When I was in kindergarten, my boyfriend Graham had an affair with a model. Jeanette was seven (but didn’t look a day over six), competed in youth beauty pageants, and had a preschool entourage bigger than P. Diddy’s. Ever since the day I caught Jeanette and Graham in a lurid embrace behind the teeter-totter, my beau found a different pillow at naptime and I developed a latent distrust of beauty queens.
Lizzie, jealous? Hardly. At the age of six I had cultivated the calculated charm of Shirley Temple and the haughty confidence of Mae West. I knew that in my pink Oshkosh B’Gosh overalls — the Givenchy Little Black Dress of kindergarten — I had a classic sense of style that Jeanette’s slap bracelets and black leggings could never match.
When I turned on NBC last Monday to get an update on “Operation Iraqi Freedom” (humph), what I saw instead were 51 permutations of Jeanette, all grown up and wearing hot pants. That’s right, instead of sandstorms and sirens I was watching something equally horrific: bronzed little bodies squirming to the kind of brassy salsa rhythm that belongs in a taco commercial. As the first dancer spun before the camera and chirped “ALABAMA!” I knew that I was in for a treat.
Who knew that beauty pageants are still televised in prime time, and on America’s most successful prime time network? NBC may be too good for “Hot or Not,” but a show that displays women like pieces of meat then gives scholarships to the meat? Sure, throw that shrimp on the barbi. Not that I mind pitting women against each other like poodles at Westminster, but beauty pageants don’t even do it well.
At least not Miss USA, the pageant I was watching that Monday. Not to be confused with Miss America, Miss USA is owned by Donald Trump and boasts all the class and sincerity of one of his Atlantic City casinos.
While Miss America has attempted to infuse talent and intelligence into the competition, Miss USA has yet to approach legitimacy. No token concert violinist from New York, no husky Inuit native from Alaska. Just 51 blue-eyed, dimpled beauties homegrown from Maine to Hawaii.
Even though it is prime time programming, the Miss USA pageant is so stigmatized even Trump can’t get a decent celebrity to show up and host it. This year the hosts were some generic dude named Billy and (shudder, shudder) Daisy Fuentes. Daisy Fuentes, the poor man’s J.Lo, always manages to crawl out of anonymity whenever an event pops up that no other C-list celebrity will agree to host. Ever seen “Latino Laugh Festival” or the “Take 2: Living the Movies”? Neither have I, but they’re in Daisy Fuentes’ screen credits.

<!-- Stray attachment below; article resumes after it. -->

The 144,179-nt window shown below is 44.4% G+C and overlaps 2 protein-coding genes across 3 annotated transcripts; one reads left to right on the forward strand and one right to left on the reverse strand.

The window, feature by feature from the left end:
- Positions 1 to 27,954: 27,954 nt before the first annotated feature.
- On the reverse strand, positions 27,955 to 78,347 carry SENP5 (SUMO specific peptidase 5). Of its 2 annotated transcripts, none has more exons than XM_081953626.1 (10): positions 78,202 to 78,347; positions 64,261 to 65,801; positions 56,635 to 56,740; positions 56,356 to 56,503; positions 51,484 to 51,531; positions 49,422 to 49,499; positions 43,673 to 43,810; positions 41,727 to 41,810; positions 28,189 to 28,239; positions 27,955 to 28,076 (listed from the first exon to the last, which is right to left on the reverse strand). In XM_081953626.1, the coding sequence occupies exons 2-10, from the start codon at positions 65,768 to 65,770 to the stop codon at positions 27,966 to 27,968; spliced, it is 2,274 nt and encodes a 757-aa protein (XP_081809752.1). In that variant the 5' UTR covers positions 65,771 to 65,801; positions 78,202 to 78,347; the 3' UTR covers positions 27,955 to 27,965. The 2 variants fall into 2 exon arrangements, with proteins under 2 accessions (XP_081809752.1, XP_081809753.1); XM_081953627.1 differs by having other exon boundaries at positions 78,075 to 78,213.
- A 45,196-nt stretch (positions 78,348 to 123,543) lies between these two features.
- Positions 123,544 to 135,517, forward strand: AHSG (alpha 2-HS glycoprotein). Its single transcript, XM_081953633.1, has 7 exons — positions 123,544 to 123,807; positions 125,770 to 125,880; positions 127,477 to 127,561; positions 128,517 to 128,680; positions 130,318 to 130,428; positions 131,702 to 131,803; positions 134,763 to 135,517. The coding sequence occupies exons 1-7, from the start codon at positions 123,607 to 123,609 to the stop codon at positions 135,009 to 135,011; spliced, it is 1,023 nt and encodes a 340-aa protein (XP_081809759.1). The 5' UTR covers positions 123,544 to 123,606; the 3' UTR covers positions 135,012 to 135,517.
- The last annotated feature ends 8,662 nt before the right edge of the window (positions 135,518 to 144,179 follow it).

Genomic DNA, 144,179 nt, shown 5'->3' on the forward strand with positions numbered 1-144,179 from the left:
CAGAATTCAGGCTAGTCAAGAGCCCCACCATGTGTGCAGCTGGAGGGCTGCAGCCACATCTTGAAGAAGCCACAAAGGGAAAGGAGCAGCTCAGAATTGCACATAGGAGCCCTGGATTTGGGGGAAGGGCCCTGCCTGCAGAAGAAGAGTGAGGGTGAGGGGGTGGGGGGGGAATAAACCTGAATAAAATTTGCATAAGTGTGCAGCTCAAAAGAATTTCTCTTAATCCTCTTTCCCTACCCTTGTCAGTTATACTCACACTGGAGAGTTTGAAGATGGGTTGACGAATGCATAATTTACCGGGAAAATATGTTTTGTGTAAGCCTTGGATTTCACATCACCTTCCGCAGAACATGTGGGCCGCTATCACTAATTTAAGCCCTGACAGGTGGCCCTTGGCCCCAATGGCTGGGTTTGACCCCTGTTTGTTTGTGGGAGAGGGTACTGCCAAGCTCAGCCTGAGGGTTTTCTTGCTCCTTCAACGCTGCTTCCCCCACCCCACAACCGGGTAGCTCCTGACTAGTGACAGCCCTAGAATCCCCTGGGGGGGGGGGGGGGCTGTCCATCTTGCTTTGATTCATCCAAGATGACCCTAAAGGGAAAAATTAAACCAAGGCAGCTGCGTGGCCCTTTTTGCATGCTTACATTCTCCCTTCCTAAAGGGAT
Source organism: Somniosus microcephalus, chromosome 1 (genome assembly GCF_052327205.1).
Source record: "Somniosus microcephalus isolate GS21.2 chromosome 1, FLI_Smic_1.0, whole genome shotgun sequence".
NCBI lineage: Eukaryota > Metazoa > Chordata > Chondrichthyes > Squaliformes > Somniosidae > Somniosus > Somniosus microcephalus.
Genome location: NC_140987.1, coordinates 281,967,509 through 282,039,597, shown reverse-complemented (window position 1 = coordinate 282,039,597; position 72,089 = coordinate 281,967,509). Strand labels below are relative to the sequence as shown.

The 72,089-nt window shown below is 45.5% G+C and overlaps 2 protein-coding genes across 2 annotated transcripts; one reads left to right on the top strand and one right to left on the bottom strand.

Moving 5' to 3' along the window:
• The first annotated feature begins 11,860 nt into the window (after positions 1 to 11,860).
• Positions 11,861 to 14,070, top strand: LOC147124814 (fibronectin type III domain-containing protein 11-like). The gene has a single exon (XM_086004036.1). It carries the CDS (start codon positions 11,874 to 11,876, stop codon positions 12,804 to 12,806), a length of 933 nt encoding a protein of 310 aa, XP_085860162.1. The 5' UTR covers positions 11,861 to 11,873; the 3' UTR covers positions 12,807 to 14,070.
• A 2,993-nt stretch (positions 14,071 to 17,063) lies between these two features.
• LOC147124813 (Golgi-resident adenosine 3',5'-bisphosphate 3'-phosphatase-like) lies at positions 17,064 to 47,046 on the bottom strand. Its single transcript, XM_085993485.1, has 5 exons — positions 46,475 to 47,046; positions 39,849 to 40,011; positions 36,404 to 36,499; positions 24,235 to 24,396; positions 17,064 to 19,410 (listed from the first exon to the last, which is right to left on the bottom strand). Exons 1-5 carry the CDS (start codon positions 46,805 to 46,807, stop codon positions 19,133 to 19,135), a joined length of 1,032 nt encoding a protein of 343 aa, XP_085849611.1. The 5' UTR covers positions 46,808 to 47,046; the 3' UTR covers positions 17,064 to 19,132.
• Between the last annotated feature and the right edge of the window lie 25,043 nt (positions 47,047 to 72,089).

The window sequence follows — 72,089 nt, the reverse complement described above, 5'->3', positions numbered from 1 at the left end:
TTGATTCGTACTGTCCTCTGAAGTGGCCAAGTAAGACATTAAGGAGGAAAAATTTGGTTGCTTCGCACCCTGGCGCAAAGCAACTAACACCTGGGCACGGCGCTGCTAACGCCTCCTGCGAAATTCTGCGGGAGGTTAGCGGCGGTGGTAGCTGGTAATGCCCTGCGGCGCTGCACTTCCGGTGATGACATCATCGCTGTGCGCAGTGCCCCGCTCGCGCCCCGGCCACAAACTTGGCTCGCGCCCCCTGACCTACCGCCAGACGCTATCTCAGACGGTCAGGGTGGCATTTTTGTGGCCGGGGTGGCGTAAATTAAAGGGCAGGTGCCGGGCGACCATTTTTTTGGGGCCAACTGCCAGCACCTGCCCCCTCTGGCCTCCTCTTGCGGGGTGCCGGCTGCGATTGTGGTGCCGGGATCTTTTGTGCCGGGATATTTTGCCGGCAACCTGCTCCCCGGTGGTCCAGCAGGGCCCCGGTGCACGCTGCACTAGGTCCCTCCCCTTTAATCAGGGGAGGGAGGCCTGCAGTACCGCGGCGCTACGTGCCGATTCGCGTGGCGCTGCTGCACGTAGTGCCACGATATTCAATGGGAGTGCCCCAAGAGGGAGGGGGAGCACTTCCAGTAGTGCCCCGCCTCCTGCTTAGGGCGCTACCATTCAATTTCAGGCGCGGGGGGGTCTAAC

That Daisy Fuentes was once allowed to host “House of Style” only confirms for me that the late ’80s was truly a troubled time for style. Here’s an example of Senorita Fuentes’ clever stage banter: when the Texas delegate tells both hosts she could eat sushi until she burst, Daisy Fuentes replies, “Wow! Good thing sushi’s not fattening, girlfriend, because you know how we’ve got to be watching ourselves.”
One thing I noticed right off the bat was that the hosts have started calling beauty pageant participants “delegates” instead of contestants.
I figure it’s a strategy cooked up by some Miss USA PR person to lend the event an air of dignity similar to, say, a U.N. committee meeting. “The ‘delegates’ will now take the stage in their bikinis and 4-inch Steve Madden stilettos,” for instance.
Whatever they’re called, Miss USA participants today are still judged on evening wear, swimwear and a 30-second answer to one final question.
Judged by whom, you might ask? Surely experts in fashion, beauty, and etiquette!
Yeah, that or WARREN SAPP. Miss USA’s nine judges included a sprinkling of daytime TV personalities, Mekhi Phifer, Warren Sapp, and a random NASA employee with a bad comb-over and coke-bottle glasses — apparently Miss USA was so embarrassed about this one they didn’t even put his name on their Web site. Maybe he wandered into the wrong auditorium. Maybe his name is John Galliano and they got confused. Whatever the case, the D-Team was definitely up to bat that night.
That’s the only possible explanation for how people with such heinous taste in formal dress can win a national contest so largely based on clothing: they must be judged by people with equally heinous taste in formal dress. Where does one even find a tight, floor-length, blue beaded halter dress anymore? Does Miss USA publish a pattern book of acceptable dresses, all of which were designed by, well, Warren Sapp?
I think the evening wear competition — hell, the whole pageant — would be a lot more interesting if these ladies learned to take a chance and color outside the lines. Throw caution to the wind and wear your hair tied back, not jacked up to high heaven by industrial strength hairspray. Or better yet, take “evening wear” in a different direction.
Why can’t someone decide to wear a really sexed-up Armani tux, a la Sharon Stone?
The swimwear, the set, the smiles that looked like each girl had a hanger stuck in her mouth — with so many Miss USA shortcomings, this pageant makes “The Bachelorette” look Emmy-worthy.
And as for the final question, let me leave you with the newly crowned Miss USA 2003’s question and answer:
Q: If you could put any three things in a time capsule, what would they be and why?
A: Makeup, a cell phone, and — a computer. Because I feel — these things are very representative of our century and time.
I bet that one really blew Mr. NASA away.
Liz Gunnison would have put Miss USA in the time capsule.